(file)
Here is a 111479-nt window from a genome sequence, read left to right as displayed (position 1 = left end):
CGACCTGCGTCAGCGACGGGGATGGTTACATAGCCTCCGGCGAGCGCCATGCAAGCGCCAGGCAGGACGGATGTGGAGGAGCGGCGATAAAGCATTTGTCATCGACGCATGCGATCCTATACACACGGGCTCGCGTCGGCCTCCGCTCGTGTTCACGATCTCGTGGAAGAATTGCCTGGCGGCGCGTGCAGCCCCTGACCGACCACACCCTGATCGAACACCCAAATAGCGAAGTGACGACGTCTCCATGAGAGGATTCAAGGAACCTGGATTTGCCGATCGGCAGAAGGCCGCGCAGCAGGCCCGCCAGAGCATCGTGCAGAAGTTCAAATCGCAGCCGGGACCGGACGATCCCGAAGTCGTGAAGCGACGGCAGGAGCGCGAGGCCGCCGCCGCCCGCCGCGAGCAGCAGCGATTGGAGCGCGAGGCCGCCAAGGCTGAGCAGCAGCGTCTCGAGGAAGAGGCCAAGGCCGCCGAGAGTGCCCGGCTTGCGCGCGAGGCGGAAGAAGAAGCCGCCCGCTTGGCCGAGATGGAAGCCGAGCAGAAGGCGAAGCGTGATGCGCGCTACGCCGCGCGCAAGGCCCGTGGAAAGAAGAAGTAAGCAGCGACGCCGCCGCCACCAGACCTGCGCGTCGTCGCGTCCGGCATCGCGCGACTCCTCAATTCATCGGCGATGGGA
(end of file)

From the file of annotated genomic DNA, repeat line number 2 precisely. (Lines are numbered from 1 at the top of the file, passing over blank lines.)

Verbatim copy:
CGACCTGCGTCAGCGACGGGGATGGTTACATAGCCTCCGGCGAGCGCCATGCAAGCGCCAGGCAGGACGGATGTGGAGGAGCGGCGATAAAGCATTTGTCATCGACGCATGCGATCCTATACACACGGGCTCGCGTCGGCCTCCGCTCGTGTTCACGATCTCGTGGAAGAATTGCCTGGCGGCGCGTGCAGCCCCTGACCGACCACACCCTGATCGAACACCCAAATAGCGAAGTGACGACGTCTCCATGAGAGGATTCAAGGAACCTGGATTTGCCGATCGGCAGAAGGCCGCGCAGCAGGCCCGCCAGAGCATCGTGCAGAAGTTCAAATCGCAGCCGGGACCGGACGATCCCGAAGTCGTGAAGCGACGGCAGGAGCGCGAGGCCGCCGCCGCCCGCCGCGAGCAGCAGCGATTGGAGCGCGAGGCCGCCAAGGCTGAGCAGCAGCGTCTCGAGGAAGAGGCCAAGGCCGCCGAGAGTGCCCGGCTTGCGCGCGAGGCGGAAGAAGAAGCCGCCCGCTTGGCCGAGATGGAAGCCGAGCAGAAGGCGAAGCGTGATGCGCGCTACGCCGCGCGCAAGGCCCGTGGAAAGAAGAAGTAAGCAGCGACGCCGCCGCCACCAGACCTGCGCGTCGTCGCGTCCGGCATCGCGCGACTCCTCAATTCATCGGCGATGGGA